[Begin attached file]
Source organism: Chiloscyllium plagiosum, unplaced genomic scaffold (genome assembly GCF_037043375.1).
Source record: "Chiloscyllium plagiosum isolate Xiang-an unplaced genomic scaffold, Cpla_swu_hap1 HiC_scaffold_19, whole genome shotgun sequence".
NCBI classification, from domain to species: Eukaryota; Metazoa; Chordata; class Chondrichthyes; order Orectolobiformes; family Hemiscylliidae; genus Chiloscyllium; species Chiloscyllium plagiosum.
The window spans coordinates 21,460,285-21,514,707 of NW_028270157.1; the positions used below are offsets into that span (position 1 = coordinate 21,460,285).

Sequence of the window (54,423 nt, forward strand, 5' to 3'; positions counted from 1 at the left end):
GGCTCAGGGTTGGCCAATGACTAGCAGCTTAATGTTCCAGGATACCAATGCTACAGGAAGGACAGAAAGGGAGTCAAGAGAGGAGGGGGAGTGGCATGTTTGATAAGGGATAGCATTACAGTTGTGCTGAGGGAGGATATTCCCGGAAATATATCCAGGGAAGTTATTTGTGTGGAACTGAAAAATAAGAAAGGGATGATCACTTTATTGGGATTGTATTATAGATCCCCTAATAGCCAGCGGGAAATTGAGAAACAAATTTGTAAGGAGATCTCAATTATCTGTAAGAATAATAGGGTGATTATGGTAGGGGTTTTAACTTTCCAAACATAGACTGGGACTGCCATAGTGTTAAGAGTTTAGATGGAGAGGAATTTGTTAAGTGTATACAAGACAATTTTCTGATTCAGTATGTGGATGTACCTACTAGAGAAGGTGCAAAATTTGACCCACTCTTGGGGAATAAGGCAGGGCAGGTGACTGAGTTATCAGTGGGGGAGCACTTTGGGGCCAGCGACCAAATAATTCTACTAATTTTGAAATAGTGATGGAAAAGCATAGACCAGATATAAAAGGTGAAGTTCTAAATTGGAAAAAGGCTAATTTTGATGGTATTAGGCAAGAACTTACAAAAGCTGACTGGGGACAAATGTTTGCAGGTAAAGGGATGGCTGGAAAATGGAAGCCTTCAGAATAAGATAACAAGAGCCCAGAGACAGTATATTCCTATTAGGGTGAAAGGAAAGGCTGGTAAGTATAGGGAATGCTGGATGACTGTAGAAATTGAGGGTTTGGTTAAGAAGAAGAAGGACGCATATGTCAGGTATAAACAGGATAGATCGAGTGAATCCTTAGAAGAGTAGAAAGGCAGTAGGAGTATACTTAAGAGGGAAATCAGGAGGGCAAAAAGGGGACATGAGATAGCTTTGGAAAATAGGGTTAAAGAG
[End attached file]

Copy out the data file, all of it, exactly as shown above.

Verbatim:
Source organism: Chiloscyllium plagiosum, unplaced genomic scaffold (genome assembly GCF_037043375.1).
Source record: "Chiloscyllium plagiosum isolate Xiang-an unplaced genomic scaffold, Cpla_swu_hap1 HiC_scaffold_19, whole genome shotgun sequence".
NCBI classification, from domain to species: Eukaryota; Metazoa; Chordata; class Chondrichthyes; order Orectolobiformes; family Hemiscylliidae; genus Chiloscyllium; species Chiloscyllium plagiosum.
The window spans coordinates 21,460,285-21,514,707 of NW_028270157.1; the positions used below are offsets into that span (position 1 = coordinate 21,460,285).

Sequence of the window (54,423 nt, forward strand, 5' to 3'; positions counted from 1 at the left end):
GGCTCAGGGTTGGCCAATGACTAGCAGCTTAATGTTCCAGGATACCAATGCTACAGGAAGGACAGAAAGGGAGTCAAGAGAGGAGGGGGAGTGGCATGTTTGATAAGGGATAGCATTACAGTTGTGCTGAGGGAGGATATTCCCGGAAATATATCCAGGGAAGTTATTTGTGTGGAACTGAAAAATAAGAAAGGGATGATCACTTTATTGGGATTGTATTATAGATCCCCTAATAGCCAGCGGGAAATTGAGAAACAAATTTGTAAGGAGATCTCAATTATCTGTAAGAATAATAGGGTGATTATGGTAGGGGTTTTAACTTTCCAAACATAGACTGGGACTGCCATAGTGTTAAGAGTTTAGATGGAGAGGAATTTGTTAAGTGTATACAAGACAATTTTCTGATTCAGTATGTGGATGTACCTACTAGAGAAGGTGCAAAATTTGACCCACTCTTGGGGAATAAGGCAGGGCAGGTGACTGAGTTATCAGTGGGGGAGCACTTTGGGGCCAGCGACCAAATAATTCTACTAATTTTGAAATAGTGATGGAAAAGCATAGACCAGATATAAAAGGTGAAGTTCTAAATTGGAAAAAGGCTAATTTTGATGGTATTAGGCAAGAACTTACAAAAGCTGACTGGGGACAAATGTTTGCAGGTAAAGGGATGGCTGGAAAATGGAAGCCTTCAGAATAAGATAACAAGAGCCCAGAGACAGTATATTCCTATTAGGGTGAAAGGAAAGGCTGGTAAGTATAGGGAATGCTGGATGACTGTAGAAATTGAGGGTTTGGTTAAGAAGAAGAAGGACGCATATGTCAGGTATAAACAGGATAGATCGAGTGAATCCTTAGAAGAGTAGAAAGGCAGTAGGAGTATACTTAAGAGGGAAATCAGGAGGGCAAAAAGGGGACATGAGATAGCTTTGGAAAATAGGGTTAAAGAG